On October 17, New Zealanders once more take part in a general election. As has happened before in many previous general elections, many a political pundit will say that this is the most important election for a generation, or indeed in this country’s history.
This time they may be right, and not simply because New Zealand – and the world – is in the middle of a pandemic.
In this election, voters will get to have their say in two referenda, one on cannabis law reform and one on whether the End of Life Choice Act should come into force.
Both are serious subjects – the one about euthanasia and assisted-suicide especially so. With the understandable preoccupation with Covid-19 and the like, it is hard for voters to give these subjects the attention they deserve.
The End of Life Choice Act is getting some coverage in mainstream media. There are also campaigns on social media, which can be very subtle.
In a recent opinion piece on Stuff about conspiracy theories, Kathy Errington wrote that the nature of Facebook encourages populism as a strategy. The best way for a campaign to reach out to a wide group of people, with many different interests, is to base your campaign around some sort of feeling, “which is vague enough that people can project pretty much whatever they want onto it”.
This seems to be happening with a current campaign called “Yes for Compassion”, which has the subtitle: “Choice at the End of Life”.
On the campaign’s website, it is clear to see that “compassion” is closely linked to “have the choice”, “stay in control” and “make decisions . . . knowing what is right for us”.
Who is the “us” referred to here? As Danielle van Dalen wrote in a Maxim Institute piece, it is “those people who are competent, confident, and clear in their choice”.
But, she wrote, what opens up is a fearful “new paradigm” of “choice” for an entirely different group – for those people who are considered vulnerable and are negotiating the “mess of life”. These are not necessarily so competent, confident and clear. Would the End–of–Life Choice Act protect them in all cases? Many think the Act’s so-called “safeguards” would not.
The second “feeling” the Yes-vote campaigners are trying to arouse concerns compassion.
Three years ago, NZ Catholic asked Robert Preston from the UK group Living and Dying Well, about the argument some put forward that, if it is OK to ask a vet to end the life of an animal that is suffering, should not we be allowed to do the same for people who want it?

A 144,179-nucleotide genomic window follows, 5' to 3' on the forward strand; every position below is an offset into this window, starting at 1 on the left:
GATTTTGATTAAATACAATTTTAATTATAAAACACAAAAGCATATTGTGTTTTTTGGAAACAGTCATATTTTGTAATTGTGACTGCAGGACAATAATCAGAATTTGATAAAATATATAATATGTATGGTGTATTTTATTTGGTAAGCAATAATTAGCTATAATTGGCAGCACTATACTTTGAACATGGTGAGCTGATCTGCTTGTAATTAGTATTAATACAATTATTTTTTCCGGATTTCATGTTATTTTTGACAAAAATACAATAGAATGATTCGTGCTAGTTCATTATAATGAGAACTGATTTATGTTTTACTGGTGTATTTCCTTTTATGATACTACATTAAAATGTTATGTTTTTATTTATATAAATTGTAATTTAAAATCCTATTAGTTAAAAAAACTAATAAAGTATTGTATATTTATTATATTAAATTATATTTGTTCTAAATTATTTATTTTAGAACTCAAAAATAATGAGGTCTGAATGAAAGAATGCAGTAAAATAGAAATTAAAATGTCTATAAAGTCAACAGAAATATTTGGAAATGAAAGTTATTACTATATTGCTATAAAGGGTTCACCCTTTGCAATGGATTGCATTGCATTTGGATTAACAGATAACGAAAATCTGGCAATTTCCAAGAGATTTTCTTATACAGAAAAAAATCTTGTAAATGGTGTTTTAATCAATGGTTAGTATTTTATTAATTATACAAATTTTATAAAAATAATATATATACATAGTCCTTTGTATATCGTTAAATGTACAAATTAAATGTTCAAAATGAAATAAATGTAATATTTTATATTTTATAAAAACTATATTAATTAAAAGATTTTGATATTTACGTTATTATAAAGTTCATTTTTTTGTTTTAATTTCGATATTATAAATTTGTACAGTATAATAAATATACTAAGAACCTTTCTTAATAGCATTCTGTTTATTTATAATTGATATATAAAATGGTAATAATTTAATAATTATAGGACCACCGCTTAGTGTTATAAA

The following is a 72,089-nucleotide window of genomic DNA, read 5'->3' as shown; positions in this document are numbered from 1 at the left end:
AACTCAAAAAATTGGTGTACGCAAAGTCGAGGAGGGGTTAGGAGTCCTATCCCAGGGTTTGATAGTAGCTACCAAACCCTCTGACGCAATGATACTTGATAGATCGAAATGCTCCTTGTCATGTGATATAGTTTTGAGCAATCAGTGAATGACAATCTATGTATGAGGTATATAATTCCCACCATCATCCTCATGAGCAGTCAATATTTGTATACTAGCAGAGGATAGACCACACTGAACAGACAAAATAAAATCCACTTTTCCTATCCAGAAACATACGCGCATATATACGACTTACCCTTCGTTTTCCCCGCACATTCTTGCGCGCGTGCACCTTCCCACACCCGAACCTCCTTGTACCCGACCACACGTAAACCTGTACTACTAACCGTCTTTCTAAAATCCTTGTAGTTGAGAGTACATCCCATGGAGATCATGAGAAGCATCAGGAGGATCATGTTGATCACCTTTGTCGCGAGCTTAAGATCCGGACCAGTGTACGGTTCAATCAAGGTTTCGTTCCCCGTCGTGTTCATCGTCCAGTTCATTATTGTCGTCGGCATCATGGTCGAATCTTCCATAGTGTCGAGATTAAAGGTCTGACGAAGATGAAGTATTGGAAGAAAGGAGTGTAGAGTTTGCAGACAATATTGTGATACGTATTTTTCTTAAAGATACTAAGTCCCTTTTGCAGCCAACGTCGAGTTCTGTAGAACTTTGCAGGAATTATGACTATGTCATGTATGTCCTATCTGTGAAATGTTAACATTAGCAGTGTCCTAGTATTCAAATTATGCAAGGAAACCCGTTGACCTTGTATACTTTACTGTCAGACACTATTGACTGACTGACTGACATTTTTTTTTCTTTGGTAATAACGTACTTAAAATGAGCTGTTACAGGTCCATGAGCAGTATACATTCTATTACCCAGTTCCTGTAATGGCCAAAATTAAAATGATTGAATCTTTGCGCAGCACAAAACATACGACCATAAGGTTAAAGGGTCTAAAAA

Mr Preston’s answer was telling – any vet will say that most people who bring their pets to be put down do so out of compassion. But there are others who do so because the animal is a nuisance, or costs too much, or the family is going on holiday.
“The trouble with the case for assisted dying is that the people who make it tend to be the people who would not do anything like this, they would behave perfectly properly. But there is a failure to realise that there are people in society who do this. Most families are loving and caring. Some aren’t. You have criminal laws, not because most of us behave decently, but because a small number don’t. I’m afraid that the vet analogy, if it points anywhere, it points the other way.”
No-one is denying there are very tragic end–of–life cases. But, as the old saying goes, “hard cases make bad law”.
The Latin root for the word “compassion” is pati, which means to suffer. The prefix “com” means “with”. So “compassion” in its truest sense means to “suffer with”.
As Emma Sanna wrote on the US Catholic blog, another way of putting that is to “suffer together”. It always implies a “reciprocal action”.
“Compassion”, she wrote, “means standing in relationship with someone else — allowing yourself to experience their world and their suffering, as if it were your own”.
The cold procedures of the End of Life Choice Act hardly seem to fit this.
Rightly has Pope Francis, on many occasions, called attempts to legalise assisted suicide and euthanasia, a “false compassion”. Let this be remembered on October 17.